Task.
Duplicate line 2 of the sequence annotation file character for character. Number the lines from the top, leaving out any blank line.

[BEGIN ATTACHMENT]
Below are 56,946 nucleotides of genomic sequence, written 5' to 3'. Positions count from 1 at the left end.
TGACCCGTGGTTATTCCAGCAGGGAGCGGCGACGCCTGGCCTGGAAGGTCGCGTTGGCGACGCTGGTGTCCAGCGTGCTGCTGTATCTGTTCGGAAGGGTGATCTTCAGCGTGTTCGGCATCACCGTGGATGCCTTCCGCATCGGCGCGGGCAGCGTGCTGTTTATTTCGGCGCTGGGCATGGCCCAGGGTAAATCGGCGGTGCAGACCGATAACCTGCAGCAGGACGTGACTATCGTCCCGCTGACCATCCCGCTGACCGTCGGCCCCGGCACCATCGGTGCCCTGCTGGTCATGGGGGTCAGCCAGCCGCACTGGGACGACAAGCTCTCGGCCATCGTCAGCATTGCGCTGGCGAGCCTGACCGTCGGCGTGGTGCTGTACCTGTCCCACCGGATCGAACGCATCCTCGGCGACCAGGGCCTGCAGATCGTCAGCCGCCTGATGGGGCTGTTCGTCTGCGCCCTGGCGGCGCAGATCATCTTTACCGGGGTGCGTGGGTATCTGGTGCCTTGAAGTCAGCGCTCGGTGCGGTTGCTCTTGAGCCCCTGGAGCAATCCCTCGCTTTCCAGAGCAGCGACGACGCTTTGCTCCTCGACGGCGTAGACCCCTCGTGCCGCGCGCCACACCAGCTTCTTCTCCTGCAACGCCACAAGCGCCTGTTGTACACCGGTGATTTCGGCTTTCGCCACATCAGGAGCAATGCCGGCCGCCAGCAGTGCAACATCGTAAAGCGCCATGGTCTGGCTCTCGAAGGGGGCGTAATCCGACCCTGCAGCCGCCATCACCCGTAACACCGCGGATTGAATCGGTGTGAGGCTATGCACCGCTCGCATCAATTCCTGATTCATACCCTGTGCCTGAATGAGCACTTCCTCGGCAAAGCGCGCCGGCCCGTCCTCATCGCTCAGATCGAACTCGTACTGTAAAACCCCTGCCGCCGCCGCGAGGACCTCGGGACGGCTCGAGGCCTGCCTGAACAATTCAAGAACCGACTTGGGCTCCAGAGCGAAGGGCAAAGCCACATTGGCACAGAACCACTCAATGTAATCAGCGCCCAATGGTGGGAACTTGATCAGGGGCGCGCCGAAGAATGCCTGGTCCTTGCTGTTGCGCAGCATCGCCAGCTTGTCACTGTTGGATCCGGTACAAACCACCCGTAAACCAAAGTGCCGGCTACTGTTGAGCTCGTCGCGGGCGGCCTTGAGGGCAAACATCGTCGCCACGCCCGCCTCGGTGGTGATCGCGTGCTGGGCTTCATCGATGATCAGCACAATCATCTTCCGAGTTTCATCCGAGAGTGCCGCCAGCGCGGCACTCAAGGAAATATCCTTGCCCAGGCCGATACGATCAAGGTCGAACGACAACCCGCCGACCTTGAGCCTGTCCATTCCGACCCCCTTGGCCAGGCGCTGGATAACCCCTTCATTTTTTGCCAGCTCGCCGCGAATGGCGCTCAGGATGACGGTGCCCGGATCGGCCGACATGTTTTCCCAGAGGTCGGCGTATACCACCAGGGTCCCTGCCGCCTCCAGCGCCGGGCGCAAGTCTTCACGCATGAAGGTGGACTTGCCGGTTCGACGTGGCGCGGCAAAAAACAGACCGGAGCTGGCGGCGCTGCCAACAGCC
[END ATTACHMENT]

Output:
TGACCCGTGGTTATTCCAGCAGGGAGCGGCGACGCCTGGCCTGGAAGGTCGCGTTGGCGACGCTGGTGTCCAGCGTGCTGCTGTATCTGTTCGGAAGGGTGATCTTCAGCGTGTTCGGCATCACCGTGGATGCCTTCCGCATCGGCGCGGGCAGCGTGCTGTTTATTTCGGCGCTGGGCATGGCCCAGGGTAAATCGGCGGTGCAGACCGATAACCTGCAGCAGGACGTGACTATCGTCCCGCTGACCATCCCGCTGACCGTCGGCCCCGGCACCATCGGTGCCCTGCTGGTCATGGGGGTCAGCCAGCCGCACTGGGACGACAAGCTCTCGGCCATCGTCAGCATTGCGCTGGCGAGCCTGACCGTCGGCGTGGTGCTGTACCTGTCCCACCGGATCGAACGCATCCTCGGCGACCAGGGCCTGCAGATCGTCAGCCGCCTGATGGGGCTGTTCGTCTGCGCCCTGGCGGCGCAGATCATCTTTACCGGGGTGCGTGGGTATCTGGTGCCTTGAAGTCAGCGCTCGGTGCGGTTGCTCTTGAGCCCCTGGAGCAATCCCTCGCTTTCCAGAGCAGCGACGACGCTTTGCTCCTCGACGGCGTAGACCCCTCGTGCCGCGCGCCACACCAGCTTCTTCTCCTGCAACGCCACAAGCGCCTGTTGTACACCGGTGATTTCGGCTTTCGCCACATCAGGAGCAATGCCGGCCGCCAGCAGTGCAACATCGTAAAGCGCCATGGTCTGGCTCTCGAAGGGGGCGTAATCCGACCCTGCAGCCGCCATCACCCGTAACACCGCGGATTGAATCGGTGTGAGGCTATGCACCGCTCGCATCAATTCCTGATTCATACCCTGTGCCTGAATGAGCACTTCCTCGGCAAAGCGCGCCGGCCCGTCCTCATCGCTCAGATCGAACTCGTACTGTAAAACCCCTGCCGCCGCCGCGAGGACCTCGGGACGGCTCGAGGCCTGCCTGAACAATTCAAGAACCGACTTGGGCTCCAGAGCGAAGGGCAAAGCCACATTGGCACAGAACCACTCAATGTAATCAGCGCCCAATGGTGGGAACTTGATCAGGGGCGCGCCGAAGAATGCCTGGTCCTTGCTGTTGCGCAGCATCGCCAGCTTGTCACTGTTGGATCCGGTACAAACCACCCGTAAACCAAAGTGCCGGCTACTGTTGAGCTCGTCGCGGGCGGCCTTGAGGGCAAACATCGTCGCCACGCCCGCCTCGGTGGTGATCGCGTGCTGGGCTTCATCGATGATCAGCACAATCATCTTCCGAGTTTCATCCGAGAGTGCCGCCAGCGCGGCACTCAAGGAAATATCCTTGCCCAGGCCGATACGATCAAGGTCGAACGACAACCCGCCGACCTTGAGCCTGTCCATTCCGACCCCCTTGGCCAGGCGCTGGATAACCCCTTCATTTTTTGCCAGCTCGCCGCGAATGGCGCTCAGGATGACGGTGCCCGGATCGGCCGACATGTTTTCCCAGAGGTCGGCGTATACCACCAGGGTCCCTGCCGCCTCCAGCGCCGGGCGCAAGTCTTCACGCATGAAGGTGGACTTGCCGGTTCGACGTGGCGCGGCAAAAAACAGACCGGAGCTGGCGGCGCTGCCAACAGCC